THE BATTLE OF BOSWORTH FIELD (Aug. 22, 1485), was fought between Richard III and Henry, Earl of Richmond, afterwards Henry VII.
On August 1, Henry landed at Milford Haven and passed on without opposition to Shrewsbury, being joined by a large number of Welshmen. He then marched on to Tamworth, where he arrived on the 18th. On the 20th he was at Atherstone, where he was met by Lord Stanley and by Sir William Stanley, who both promised to desert Richard during the battle. Meanwhile Richard, having mustered his forces at Nottingham, marched to Leicester and encamped at Bosworth on the 21st.
On the next morning the two armies met between Bosworth and Atherstone at a place known as Whitemoors, near the village of Sutton Cheneys. The battle was mainly a hand-to-hand encounter, the Stanleys for some time keeping aloof from the fight till, at a critical moment, they joined Richmond. Richard, perceiving that he was betrayed, and crying out, "Treason, treason!" endeavoured only to sell his life as dearly as possible, and refused to leave the field till, overpowered by numbers, he fell dead in the midst of his enemies. The crown was picked up on the field of battle and placed by Sir William Stanley on the head of Richmond, who was at once saluted king by the whole army.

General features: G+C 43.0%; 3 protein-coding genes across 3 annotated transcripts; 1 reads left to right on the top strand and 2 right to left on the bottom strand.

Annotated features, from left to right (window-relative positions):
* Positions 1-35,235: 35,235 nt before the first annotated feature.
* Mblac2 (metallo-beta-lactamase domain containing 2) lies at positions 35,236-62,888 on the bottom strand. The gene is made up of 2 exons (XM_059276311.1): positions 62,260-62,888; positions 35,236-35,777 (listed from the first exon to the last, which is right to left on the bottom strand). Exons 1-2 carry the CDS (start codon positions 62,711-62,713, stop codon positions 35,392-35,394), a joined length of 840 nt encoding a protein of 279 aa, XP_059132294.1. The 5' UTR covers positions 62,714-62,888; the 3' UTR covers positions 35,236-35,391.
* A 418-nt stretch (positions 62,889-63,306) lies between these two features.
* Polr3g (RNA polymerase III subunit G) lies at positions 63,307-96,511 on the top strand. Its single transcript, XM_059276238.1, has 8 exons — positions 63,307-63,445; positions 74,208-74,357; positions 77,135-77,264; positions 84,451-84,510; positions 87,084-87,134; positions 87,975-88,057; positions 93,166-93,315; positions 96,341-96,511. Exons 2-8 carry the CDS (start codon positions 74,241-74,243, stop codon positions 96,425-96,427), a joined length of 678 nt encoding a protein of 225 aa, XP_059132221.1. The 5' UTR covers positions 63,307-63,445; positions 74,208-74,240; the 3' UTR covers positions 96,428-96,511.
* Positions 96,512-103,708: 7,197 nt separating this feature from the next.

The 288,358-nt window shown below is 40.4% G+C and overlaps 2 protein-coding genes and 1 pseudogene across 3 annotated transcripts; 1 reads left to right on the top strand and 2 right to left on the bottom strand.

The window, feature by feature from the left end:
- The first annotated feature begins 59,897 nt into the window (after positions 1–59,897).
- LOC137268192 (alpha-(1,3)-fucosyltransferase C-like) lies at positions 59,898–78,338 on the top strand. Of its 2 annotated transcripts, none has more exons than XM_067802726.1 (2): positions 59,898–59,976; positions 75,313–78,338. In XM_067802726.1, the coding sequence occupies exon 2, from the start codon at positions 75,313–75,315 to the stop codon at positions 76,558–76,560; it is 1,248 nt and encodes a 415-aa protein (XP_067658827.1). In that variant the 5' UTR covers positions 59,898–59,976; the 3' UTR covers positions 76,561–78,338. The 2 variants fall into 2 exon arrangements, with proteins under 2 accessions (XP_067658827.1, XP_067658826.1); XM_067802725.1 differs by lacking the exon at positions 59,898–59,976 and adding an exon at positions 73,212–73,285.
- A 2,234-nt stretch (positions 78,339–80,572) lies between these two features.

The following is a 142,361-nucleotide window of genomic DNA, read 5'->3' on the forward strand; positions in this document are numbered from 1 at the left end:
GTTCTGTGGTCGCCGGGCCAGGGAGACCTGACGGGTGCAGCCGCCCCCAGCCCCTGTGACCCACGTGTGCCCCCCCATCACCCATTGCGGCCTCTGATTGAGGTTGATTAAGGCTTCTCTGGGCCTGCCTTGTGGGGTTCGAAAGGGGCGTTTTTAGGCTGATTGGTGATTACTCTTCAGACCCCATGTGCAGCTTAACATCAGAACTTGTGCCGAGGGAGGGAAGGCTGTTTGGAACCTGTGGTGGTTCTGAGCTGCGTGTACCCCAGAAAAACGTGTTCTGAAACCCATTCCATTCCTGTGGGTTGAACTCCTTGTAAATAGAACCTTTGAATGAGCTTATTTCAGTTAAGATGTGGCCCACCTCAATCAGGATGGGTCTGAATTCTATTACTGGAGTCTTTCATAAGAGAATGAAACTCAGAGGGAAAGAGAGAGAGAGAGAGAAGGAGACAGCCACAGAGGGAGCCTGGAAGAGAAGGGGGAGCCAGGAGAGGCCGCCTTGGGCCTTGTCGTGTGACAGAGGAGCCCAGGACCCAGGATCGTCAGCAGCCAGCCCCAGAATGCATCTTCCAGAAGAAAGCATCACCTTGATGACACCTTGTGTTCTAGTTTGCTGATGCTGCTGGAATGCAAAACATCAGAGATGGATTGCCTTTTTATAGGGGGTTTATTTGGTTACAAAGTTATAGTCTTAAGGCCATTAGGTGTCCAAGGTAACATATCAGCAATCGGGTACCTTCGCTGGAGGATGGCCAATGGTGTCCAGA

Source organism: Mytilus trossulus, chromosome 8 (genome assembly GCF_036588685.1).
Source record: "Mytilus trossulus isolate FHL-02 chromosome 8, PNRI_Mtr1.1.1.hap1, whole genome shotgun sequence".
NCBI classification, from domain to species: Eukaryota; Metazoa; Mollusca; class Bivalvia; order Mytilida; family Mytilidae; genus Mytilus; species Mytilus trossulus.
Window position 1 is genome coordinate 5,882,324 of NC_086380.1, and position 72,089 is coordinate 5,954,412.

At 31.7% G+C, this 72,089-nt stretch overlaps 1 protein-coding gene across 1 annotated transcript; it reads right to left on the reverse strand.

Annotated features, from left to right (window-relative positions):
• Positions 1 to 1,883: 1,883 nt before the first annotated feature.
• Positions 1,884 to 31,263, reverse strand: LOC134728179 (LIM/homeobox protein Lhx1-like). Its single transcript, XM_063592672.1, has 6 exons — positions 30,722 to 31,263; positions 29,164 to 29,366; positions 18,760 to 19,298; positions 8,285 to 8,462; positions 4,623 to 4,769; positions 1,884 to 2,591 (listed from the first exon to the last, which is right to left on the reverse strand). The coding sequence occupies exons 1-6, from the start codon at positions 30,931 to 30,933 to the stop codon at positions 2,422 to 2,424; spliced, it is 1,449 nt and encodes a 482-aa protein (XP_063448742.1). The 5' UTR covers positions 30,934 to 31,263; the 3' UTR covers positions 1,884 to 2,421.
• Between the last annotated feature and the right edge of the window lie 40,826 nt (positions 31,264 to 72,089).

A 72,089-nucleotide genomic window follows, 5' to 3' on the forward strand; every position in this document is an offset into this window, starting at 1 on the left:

Among those that perished on Richard's side were the Duke of Norfolk, Lord Ferrers, Sir Richard Ratcliffe, and Sir Robert Brackenbury, while the only person of note in Henry's army who was slain was his standard-bearer, Sir William Brandon, who is said to have been killed by Richard himself